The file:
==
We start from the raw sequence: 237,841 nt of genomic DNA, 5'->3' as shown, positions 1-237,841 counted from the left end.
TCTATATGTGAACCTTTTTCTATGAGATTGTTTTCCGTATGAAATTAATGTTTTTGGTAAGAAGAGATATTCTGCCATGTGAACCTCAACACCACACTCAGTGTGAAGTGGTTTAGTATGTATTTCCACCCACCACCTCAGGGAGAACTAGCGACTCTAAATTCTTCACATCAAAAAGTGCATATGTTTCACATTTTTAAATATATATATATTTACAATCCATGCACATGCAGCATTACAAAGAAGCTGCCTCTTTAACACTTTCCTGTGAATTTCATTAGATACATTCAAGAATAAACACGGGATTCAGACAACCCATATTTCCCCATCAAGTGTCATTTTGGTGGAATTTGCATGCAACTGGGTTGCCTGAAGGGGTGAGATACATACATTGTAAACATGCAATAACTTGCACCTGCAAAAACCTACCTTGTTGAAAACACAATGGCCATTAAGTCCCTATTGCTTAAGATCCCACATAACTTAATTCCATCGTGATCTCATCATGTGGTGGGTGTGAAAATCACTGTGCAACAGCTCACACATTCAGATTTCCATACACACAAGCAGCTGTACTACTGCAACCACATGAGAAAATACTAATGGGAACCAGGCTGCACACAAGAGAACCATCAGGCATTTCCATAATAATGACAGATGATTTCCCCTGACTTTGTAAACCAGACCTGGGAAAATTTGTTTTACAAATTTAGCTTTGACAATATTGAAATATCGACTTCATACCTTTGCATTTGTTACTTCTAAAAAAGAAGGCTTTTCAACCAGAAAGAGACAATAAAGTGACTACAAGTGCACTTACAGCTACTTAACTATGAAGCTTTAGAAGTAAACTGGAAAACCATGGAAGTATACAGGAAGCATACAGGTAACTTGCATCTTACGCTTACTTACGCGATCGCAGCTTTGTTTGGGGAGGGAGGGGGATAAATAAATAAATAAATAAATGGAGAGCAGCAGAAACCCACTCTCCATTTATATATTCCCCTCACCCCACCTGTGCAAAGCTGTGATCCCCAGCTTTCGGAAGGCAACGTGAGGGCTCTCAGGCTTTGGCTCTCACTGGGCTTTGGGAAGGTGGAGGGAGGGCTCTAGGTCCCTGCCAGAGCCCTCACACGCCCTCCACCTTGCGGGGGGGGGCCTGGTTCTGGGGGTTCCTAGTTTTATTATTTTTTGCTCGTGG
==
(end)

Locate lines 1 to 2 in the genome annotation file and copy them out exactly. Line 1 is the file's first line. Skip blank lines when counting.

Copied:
We start from the raw sequence: 237,841 nt of genomic DNA, 5'->3' as shown, positions 1-237,841 counted from the left end.
TCTATATGTGAACCTTTTTCTATGAGATTGTTTTCCGTATGAAATTAATGTTTTTGGTAAGAAGAGATATTCTGCCATGTGAACCTCAACACCACACTCAGTGTGAAGTGGTTTAGTATGTATTTCCACCCACCACCTCAGGGAGAACTAGCGACTCTAAATTCTTCACATCAAAAAGTGCATATGTTTCACATTTTTAAATATATATATATTTACAATCCATGCACATGCAGCATTACAAAGAAGCTGCCTCTTTAACACTTTCCTGTGAATTTCATTAGATACATTCAAGAATAAACACGGGATTCAGACAACCCATATTTCCCCATCAAGTGTCATTTTGGTGGAATTTGCATGCAACTGGGTTGCCTGAAGGGGTGAGATACATACATTGTAAACATGCAATAACTTGCACCTGCAAAAACCTACCTTGTTGAAAACACAATGGCCATTAAGTCCCTATTGCTTAAGATCCCACATAACTTAATTCCATCGTGATCTCATCATGTGGTGGGTGTGAAAATCACTGTGCAACAGCTCACACATTCAGATTTCCATACACACAAGCAGCTGTACTACTGCAACCACATGAGAAAATACTAATGGGAACCAGGCTGCACACAAGAGAACCATCAGGCATTTCCATAATAATGACAGATGATTTCCCCTGACTTTGTAAACCAGACCTGGGAAAATTTGTTTTACAAATTTAGCTTTGACAATATTGAAATATCGACTTCATACCTTTGCATTTGTTACTTCTAAAAAAGAAGGCTTTTCAACCAGAAAGAGACAATAAAGTGACTACAAGTGCACTTACAGCTACTTAACTATGAAGCTTTAGAAGTAAACTGGAAAACCATGGAAGTATACAGGAAGCATACAGGTAACTTGCATCTTACGCTTACTTACGCGATCGCAGCTTTGTTTGGGGAGGGAGGGGGATAAATAAATAAATAAATAAATGGAGAGCAGCAGAAACCCACTCTCCATTTATATATTCCCCTCACCCCACCTGTGCAAAGCTGTGATCCCCAGCTTTCGGAAGGCAACGTGAGGGCTCTCAGGCTTTGGCTCTCACTGGGCTTTGGGAAGGTGGAGGGAGGGCTCTAGGTCCCTGCCAGAGCCCTCACACGCCCTCCACCTTGCGGGGGGGGGCCTGGTTCTGGGGGTTCCTAGTTTTATTATTTTTTGCTCGTGG